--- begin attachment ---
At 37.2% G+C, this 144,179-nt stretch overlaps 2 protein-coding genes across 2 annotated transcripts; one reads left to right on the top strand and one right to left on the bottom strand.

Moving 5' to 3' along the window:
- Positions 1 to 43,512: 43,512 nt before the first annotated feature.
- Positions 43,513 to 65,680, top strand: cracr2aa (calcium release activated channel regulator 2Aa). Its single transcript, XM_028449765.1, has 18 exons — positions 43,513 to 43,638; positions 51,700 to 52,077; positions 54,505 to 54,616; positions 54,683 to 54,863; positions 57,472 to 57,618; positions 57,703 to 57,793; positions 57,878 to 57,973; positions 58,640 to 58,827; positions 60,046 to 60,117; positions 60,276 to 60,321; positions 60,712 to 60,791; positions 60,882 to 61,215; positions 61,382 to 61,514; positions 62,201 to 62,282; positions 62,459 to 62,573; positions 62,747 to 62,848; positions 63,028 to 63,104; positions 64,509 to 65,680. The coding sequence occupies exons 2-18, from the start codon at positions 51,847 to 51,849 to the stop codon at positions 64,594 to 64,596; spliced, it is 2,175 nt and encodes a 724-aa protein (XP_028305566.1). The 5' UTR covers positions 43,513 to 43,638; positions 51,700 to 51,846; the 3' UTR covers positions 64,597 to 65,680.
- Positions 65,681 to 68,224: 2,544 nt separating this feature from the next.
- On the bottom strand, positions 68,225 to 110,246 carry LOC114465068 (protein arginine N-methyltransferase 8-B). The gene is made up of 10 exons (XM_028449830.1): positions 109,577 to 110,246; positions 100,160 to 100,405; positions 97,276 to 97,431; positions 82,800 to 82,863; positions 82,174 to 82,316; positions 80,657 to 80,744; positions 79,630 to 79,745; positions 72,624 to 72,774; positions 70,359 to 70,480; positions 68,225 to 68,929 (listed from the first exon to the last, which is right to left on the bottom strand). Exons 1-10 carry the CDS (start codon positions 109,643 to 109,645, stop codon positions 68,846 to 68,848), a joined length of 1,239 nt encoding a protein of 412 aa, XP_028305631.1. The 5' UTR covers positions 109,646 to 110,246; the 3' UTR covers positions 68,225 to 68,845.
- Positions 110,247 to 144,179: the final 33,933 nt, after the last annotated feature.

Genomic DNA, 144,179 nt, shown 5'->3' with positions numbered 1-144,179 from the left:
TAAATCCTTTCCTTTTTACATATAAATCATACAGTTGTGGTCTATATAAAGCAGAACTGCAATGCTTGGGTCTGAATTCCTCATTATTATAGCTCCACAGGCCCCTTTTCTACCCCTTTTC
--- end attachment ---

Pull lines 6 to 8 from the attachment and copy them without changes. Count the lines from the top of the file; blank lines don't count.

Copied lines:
- On the bottom strand, positions 68,225 to 110,246 carry LOC114465068 (protein arginine N-methyltransferase 8-B). The gene is made up of 10 exons (XM_028449830.1): positions 109,577 to 110,246; positions 100,160 to 100,405; positions 97,276 to 97,431; positions 82,800 to 82,863; positions 82,174 to 82,316; positions 80,657 to 80,744; positions 79,630 to 79,745; positions 72,624 to 72,774; positions 70,359 to 70,480; positions 68,225 to 68,929 (listed from the first exon to the last, which is right to left on the bottom strand). Exons 1-10 carry the CDS (start codon positions 109,643 to 109,645, stop codon positions 68,846 to 68,848), a joined length of 1,239 nt encoding a protein of 412 aa, XP_028305631.1. The 5' UTR covers positions 109,646 to 110,246; the 3' UTR covers positions 68,225 to 68,845.
- Positions 110,247 to 144,179: the final 33,933 nt, after the last annotated feature.

Genomic DNA, 144,179 nt, shown 5'->3' with positions numbered 1-144,179 from the left: